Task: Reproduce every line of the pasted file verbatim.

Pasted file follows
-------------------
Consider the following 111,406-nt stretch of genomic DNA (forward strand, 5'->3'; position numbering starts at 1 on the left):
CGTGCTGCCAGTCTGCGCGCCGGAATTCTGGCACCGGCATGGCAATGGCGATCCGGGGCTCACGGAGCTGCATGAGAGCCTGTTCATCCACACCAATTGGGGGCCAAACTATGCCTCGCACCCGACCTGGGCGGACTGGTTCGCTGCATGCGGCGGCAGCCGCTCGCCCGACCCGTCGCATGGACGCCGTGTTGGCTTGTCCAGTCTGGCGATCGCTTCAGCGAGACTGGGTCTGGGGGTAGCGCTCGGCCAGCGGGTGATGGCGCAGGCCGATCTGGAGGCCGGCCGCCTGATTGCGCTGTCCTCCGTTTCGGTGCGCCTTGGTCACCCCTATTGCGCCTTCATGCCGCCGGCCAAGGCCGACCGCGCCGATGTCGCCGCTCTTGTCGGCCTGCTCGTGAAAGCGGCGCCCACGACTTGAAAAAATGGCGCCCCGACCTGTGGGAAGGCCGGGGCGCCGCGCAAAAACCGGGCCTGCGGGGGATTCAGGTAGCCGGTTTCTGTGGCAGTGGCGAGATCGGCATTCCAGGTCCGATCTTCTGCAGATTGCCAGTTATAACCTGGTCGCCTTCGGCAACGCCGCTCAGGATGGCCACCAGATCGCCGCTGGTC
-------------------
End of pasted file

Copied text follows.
Consider the following 111,406-nt stretch of genomic DNA (forward strand, 5'->3'; position numbering starts at 1 on the left):
CGTGCTGCCAGTCTGCGCGCCGGAATTCTGGCACCGGCATGGCAATGGCGATCCGGGGCTCACGGAGCTGCATGAGAGCCTGTTCATCCACACCAATTGGGGGCCAAACTATGCCTCGCACCCGACCTGGGCGGACTGGTTCGCTGCATGCGGCGGCAGCCGCTCGCCCGACCCGTCGCATGGACGCCGTGTTGGCTTGTCCAGTCTGGCGATCGCTTCAGCGAGACTGGGTCTGGGGGTAGCGCTCGGCCAGCGGGTGATGGCGCAGGCCGATCTGGAGGCCGGCCGCCTGATTGCGCTGTCCTCCGTTTCGGTGCGCCTTGGTCACCCCTATTGCGCCTTCATGCCGCCGGCCAAGGCCGACCGCGCCGATGTCGCCGCTCTTGTCGGCCTGCTCGTGAAAGCGGCGCCCACGACTTGAAAAAATGGCGCCCCGACCTGTGGGAAGGCCGGGGCGCCGCGCAAAAACCGGGCCTGCGGGGGATTCAGGTAGCCGGTTTCTGTGGCAGTGGCGAGATCGGCATTCCAGGTCCGATCTTCTGCAGATTGCCAGTTATAACCTGGTCGCCTTCGGCAACGCCGCTCAGGATGGCCACCAGATCGCCGCTGGTC